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Thread: Building my dream system, need lots of advise!

  1. #151
    Administrator Robh3606's Avatar
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    If you are proposing to continue with the Heil l suggest you email Nelson Pass at Passlabs on how best to set up the Heil. He previously worked in the R&D department at ESS when they introduced the Heil and build the crossover networks and has a wealth of expertise. He will respond.
    Cool didn't know that. They used 18db networks AMT-1 large Heil, The schematics are readilly available

    http://esslabsusa.com/wp-content/upl...sedfinal-2.pdf

    Rob
    "I could be arguing in my spare time"

  2. #152
    Senior Member Ian Mackenzie's Avatar
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    They made the Heil drivers. Hint: There was a fair bit of QC on them to meet production.

  3. #153
    Senior Member jmpsmash's Avatar
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    Should've listened to expert's advises then? I knew much less then than now and it is great learning experience. It is one thing to learn from reading, another level to actually do it and "feel" it.

    Building your own diy speaker is very challenging. Most likely you will fail or it might take years. I recommend you clone an existing Jbl system and spend more time listening to the music.


    Cloning an existing one is different. It is like building from a kit. I don't run into issues and won't learn from all the design issues and decisions made.

    As for listening to music, well, that happens at the end of the days when I am tired from measuring and tweaking.




  4. #154
    Senior Member Ian Mackenzie's Avatar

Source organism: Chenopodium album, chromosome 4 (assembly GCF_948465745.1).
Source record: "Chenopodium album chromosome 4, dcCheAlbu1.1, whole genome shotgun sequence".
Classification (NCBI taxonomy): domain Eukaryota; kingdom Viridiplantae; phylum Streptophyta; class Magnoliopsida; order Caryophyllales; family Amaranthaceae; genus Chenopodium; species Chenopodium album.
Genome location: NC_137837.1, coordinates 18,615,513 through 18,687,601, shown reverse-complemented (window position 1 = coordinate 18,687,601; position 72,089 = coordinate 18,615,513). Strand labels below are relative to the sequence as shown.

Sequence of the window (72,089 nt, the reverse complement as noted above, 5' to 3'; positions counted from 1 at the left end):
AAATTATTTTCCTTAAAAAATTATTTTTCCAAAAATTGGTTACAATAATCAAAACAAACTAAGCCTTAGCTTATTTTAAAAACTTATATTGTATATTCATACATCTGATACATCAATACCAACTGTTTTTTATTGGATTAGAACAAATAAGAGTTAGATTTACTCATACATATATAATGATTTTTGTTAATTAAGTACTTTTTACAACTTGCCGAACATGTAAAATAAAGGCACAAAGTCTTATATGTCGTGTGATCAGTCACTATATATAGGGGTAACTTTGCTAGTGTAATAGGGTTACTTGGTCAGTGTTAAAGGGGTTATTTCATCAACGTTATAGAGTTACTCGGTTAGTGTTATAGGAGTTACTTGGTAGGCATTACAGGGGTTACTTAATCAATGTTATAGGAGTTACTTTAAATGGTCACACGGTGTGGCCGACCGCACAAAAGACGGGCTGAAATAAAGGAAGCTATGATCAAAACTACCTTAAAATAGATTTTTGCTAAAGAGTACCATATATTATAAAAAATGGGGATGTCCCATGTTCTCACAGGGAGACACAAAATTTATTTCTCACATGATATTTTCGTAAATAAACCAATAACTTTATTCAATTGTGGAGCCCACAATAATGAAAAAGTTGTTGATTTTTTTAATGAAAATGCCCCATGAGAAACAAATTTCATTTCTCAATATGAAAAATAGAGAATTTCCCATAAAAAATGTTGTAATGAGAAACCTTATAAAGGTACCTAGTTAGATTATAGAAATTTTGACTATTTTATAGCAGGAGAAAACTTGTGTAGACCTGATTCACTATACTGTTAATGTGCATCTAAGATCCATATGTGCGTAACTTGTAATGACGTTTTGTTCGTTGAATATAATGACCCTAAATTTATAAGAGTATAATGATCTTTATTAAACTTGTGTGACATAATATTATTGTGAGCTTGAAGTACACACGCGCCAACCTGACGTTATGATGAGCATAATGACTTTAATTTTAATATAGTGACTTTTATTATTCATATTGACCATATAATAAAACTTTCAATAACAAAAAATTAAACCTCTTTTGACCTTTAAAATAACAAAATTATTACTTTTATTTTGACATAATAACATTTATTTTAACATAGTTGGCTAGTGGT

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    Your taking the comments too literally.

    You are progressing but don’t get bogged down on one approach.
    Don’t try and pre conceive the design as perfect on paper. It won’t be.

    You are right about the first bit.

    Everyone wants to build their own loudspeaker.
    But be careful what you wish for.

    It takes quite a while to perfect a loudspeaker you can live with and enjoy.

    If you are prepared to do that keep going and listen to the hints.
    My example was four years. Buying expensive components is no guarantee of it sounding any good.

    Building from a Jbl design.
    It depends on your level of knowledge, skill, resources and the complexity of the design. Building an M2 clone is NOT a kit. There is a lot to learn from a Jbl design.

    Building a known design gives certainty that you invested in something that really works (the outcome) and certainly you will finish. People miss sight of that and it all ends up being sold off on EBay if it doesn’t come together.

    KISS Keep it simple if you are doing it on your own

    Btw have you looked at the Linkwitz web site.
    Those are excellent projects.

    Or get hold of a pair of HPD 15 Tannoys and put them in Imperial horns. That’s used as a reference by one of the most successful American Hi end audio companies.

  5. #155
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    Quote Originally Posted by jmpsmash View Post